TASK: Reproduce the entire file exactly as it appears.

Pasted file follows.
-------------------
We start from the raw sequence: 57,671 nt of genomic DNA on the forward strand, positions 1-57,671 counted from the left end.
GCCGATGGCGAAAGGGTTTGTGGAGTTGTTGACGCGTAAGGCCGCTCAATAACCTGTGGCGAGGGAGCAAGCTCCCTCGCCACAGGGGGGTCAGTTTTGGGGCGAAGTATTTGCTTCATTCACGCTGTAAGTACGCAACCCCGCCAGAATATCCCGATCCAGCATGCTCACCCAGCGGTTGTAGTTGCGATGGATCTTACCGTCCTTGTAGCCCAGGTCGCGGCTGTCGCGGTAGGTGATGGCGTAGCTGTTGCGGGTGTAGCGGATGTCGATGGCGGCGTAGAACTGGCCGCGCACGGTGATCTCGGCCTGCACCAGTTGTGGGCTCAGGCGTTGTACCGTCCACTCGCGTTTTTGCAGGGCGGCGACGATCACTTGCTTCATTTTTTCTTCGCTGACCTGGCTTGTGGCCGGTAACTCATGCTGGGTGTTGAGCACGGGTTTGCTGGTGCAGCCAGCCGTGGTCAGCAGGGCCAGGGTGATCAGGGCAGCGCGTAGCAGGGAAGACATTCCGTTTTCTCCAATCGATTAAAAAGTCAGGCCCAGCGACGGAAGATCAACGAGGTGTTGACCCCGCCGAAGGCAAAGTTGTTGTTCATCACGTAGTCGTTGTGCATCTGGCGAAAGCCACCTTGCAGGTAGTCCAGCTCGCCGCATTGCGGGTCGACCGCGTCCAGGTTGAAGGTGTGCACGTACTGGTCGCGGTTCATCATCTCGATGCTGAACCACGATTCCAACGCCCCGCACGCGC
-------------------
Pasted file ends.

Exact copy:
We start from the raw sequence: 57,671 nt of genomic DNA on the forward strand, positions 1-57,671 counted from the left end.
GCCGATGGCGAAAGGGTTTGTGGAGTTGTTGACGCGTAAGGCCGCTCAATAACCTGTGGCGAGGGAGCAAGCTCCCTCGCCACAGGGGGGTCAGTTTTGGGGCGAAGTATTTGCTTCATTCACGCTGTAAGTACGCAACCCCGCCAGAATATCCCGATCCAGCATGCTCACCCAGCGGTTGTAGTTGCGATGGATCTTACCGTCCTTGTAGCCCAGGTCGCGGCTGTCGCGGTAGGTGATGGCGTAGCTGTTGCGGGTGTAGCGGATGTCGATGGCGGCGTAGAACTGGCCGCGCACGGTGATCTCGGCCTGCACCAGTTGTGGGCTCAGGCGTTGTACCGTCCACTCGCGTTTTTGCAGGGCGGCGACGATCACTTGCTTCATTTTTTCTTCGCTGACCTGGCTTGTGGCCGGTAACTCATGCTGGGTGTTGAGCACGGGTTTGCTGGTGCAGCCAGCCGTGGTCAGCAGGGCCAGGGTGATCAGGGCAGCGCGTAGCAGGGAAGACATTCCGTTTTCTCCAATCGATTAAAAAGTCAGGCCCAGCGACGGAAGATCAACGAGGTGTTGACCCCGCCGAAGGCAAAGTTGTTGTTCATCACGTAGTCGTTGTGCATCTGGCGAAAGCCACCTTGCAGGTAGTCCAGCTCGCCGCATTGCGGGTCGACCGCGTCCAGGTTGAAGGTGTGCACGTACTGGTCGCGGTTCATCATCTCGATGCTGAACCACGATTCCAACGCCCCGCACGCGC